method for computing
airliner fatal event rates

The following provides details and the data and the basic method used by to calculate fatal event rates of airlines and aircraft types.

FLE - Full Loss Equivalent: This is the sum of the proportions of passengers killed for each fatal event. For example, 50 out of 100 passengers killed on a flight is an FLE of 0.50, 1 of 100 would be a FLE of 0.01. The fatal event rate for a set of fatal events is found by dividing the total FLE by the number of flights in millions.

Fatal Event: Any circumstance where one or more passengers on an aircraft flight die from causes that are directly related to the operation of that aircraft. The fatal event may be due to an accident or due to a deliberate act by another passenger, a crew member, or by one or more persons not on the aircraft. These events include sabotage, hijacking, or military action and exclude cases where the only passenger deaths were to hijackers, saboteurs, or stowaways.

Note that the fatal event rate associated with an airline or aircraft model does not constitute either an endorsement or a lack of an endorsement of any particular airline or aircraft model. These rates are also an estimate of historical risk rather than an estimate or prediction of future performance.

Passenger Flight: A scheduled or unscheduled flight on an aircraft that is operated by an airline where the general public has an opportunity to be a passenger.

Included Fatal Events: An event was included with a specific airline or airline grouping if the event was associated with a flight operated by the airline or in association with another airline. An associated airline flight includes flights by subsidiaries of an airline or flights performed on behalf of an airline by another airline.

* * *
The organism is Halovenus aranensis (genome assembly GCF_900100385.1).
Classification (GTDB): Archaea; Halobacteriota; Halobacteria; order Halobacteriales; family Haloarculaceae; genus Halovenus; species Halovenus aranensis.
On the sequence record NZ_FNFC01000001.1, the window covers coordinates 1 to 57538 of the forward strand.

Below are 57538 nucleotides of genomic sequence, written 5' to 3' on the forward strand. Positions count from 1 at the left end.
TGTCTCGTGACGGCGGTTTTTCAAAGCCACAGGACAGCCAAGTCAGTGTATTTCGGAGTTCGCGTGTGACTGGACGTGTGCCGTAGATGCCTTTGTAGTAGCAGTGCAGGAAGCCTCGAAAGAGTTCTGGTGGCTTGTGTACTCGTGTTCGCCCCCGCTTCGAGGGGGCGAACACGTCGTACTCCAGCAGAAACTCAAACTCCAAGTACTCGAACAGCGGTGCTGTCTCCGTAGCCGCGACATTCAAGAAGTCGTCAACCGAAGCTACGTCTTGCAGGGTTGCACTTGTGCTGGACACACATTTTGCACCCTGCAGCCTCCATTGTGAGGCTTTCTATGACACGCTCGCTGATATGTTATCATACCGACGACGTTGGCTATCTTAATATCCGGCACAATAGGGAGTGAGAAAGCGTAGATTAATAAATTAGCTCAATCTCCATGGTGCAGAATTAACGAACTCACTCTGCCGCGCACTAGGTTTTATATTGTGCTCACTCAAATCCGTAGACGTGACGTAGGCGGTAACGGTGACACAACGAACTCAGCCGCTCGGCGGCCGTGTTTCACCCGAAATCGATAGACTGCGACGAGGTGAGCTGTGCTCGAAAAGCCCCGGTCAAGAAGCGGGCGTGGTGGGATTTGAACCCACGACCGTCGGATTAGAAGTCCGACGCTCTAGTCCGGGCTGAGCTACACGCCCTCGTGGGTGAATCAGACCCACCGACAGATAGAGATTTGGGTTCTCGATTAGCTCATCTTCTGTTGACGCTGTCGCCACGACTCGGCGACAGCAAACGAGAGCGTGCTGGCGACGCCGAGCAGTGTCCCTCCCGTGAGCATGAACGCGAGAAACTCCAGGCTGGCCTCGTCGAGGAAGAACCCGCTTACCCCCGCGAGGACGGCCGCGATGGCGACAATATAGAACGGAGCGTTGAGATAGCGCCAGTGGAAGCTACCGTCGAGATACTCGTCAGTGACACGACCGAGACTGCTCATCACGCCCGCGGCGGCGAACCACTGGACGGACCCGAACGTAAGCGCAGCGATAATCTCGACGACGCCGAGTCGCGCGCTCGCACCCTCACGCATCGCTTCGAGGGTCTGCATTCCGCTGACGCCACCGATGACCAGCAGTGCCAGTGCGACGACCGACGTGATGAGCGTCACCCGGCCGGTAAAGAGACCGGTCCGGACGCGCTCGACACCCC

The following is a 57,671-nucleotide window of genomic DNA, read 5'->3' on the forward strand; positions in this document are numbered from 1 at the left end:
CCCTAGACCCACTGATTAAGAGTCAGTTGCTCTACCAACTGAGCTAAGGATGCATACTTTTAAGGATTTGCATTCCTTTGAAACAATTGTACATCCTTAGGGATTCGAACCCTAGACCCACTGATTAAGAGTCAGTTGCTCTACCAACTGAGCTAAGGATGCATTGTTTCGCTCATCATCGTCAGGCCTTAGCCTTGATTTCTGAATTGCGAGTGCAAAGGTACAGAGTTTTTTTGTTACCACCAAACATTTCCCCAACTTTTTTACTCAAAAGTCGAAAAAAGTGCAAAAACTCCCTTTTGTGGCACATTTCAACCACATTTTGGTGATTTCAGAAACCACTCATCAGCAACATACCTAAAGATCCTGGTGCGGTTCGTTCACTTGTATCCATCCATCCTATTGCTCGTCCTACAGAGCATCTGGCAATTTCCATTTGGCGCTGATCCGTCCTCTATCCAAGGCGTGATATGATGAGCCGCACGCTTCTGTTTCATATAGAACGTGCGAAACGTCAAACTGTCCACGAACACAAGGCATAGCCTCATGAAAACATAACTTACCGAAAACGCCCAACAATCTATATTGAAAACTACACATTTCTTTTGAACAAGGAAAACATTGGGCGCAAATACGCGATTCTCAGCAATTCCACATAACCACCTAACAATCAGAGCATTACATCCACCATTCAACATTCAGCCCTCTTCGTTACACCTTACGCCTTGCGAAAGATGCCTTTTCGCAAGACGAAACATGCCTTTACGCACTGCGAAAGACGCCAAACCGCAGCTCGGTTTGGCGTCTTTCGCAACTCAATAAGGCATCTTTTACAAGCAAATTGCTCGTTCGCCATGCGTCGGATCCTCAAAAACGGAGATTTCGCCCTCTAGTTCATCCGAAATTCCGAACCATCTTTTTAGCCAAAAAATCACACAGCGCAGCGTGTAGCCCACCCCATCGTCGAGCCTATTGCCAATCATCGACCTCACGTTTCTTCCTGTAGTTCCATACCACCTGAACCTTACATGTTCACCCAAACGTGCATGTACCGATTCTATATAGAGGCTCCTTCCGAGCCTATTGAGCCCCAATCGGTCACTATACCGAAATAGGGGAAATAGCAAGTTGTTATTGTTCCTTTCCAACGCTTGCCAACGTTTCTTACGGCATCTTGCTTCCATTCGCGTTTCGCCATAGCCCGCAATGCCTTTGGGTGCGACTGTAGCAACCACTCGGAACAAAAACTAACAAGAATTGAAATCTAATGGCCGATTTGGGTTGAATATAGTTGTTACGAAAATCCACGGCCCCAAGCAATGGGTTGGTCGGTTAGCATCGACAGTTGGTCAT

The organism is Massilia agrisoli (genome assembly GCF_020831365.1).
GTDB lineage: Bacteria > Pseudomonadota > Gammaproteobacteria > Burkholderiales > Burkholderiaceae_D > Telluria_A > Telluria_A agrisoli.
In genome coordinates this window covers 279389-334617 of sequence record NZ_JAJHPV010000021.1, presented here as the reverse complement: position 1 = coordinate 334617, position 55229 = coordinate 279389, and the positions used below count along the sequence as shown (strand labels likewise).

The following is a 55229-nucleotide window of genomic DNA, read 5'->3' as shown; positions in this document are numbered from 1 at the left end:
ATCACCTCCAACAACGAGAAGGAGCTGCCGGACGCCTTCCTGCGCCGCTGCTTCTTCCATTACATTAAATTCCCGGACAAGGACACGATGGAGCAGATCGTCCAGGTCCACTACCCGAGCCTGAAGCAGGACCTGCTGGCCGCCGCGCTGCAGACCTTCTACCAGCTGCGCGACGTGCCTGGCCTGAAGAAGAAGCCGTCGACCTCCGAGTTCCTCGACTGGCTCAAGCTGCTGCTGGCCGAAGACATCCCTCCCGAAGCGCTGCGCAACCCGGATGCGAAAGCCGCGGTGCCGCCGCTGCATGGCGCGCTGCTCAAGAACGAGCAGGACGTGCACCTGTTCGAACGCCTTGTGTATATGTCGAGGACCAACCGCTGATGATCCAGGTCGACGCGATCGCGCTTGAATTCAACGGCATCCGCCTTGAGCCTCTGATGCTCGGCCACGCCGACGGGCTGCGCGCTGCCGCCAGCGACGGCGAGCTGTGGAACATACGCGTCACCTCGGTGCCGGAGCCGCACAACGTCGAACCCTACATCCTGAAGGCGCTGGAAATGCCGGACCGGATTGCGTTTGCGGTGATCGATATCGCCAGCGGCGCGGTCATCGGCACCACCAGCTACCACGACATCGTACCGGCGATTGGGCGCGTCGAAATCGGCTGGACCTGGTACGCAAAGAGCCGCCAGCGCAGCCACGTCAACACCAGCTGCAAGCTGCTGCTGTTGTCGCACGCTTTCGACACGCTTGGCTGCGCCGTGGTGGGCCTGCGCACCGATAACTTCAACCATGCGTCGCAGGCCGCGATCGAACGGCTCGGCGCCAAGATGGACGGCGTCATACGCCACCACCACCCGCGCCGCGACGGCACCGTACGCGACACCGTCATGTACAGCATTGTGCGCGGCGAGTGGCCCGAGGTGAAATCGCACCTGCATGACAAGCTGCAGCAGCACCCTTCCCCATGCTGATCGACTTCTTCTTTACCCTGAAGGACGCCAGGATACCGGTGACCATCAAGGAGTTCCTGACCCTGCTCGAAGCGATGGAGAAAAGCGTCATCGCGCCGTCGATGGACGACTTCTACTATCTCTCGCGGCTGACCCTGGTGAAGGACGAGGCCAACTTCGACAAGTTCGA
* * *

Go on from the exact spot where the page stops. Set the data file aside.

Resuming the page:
Determining the Fatal Event Rate: The sum of the full loss equivalent (FLE) events is divided by the estimated number of flights to determine the estimated fatal event rate. For more information on this method, please refer to issue 15 of the AirSafe Journal.

Advantages: This method is used because it is easy to calculate and is independent of either the length or the duration of the flight. It is based on the Q-statistic of Barnett and Wang [1] which is the mortality risk of a passenger for a randomly chosen flight.

Other Definitions: On many fatal event tables, M means a million, so a figure like 0.44M in the flights column refers to 0.44 million flights or 440,000 flights.

Data Sources: Sources of fatal event and airline flight data include Flight International, Conde Nast Traveler, the New York Times, ICAO, and the U.S. National Transportation Safety Board.

[1] Barnett, A. and Wang A.; Passenger Mortality Risk Estimates Provide Estimates about Airline Safety, Flight Safety Digest, April 2000, p. 1-12, Flight Safety Foundation.

Definitions of other key terms Method for Computing Airliner Fatal Event Rates -- Revised: 13April 2019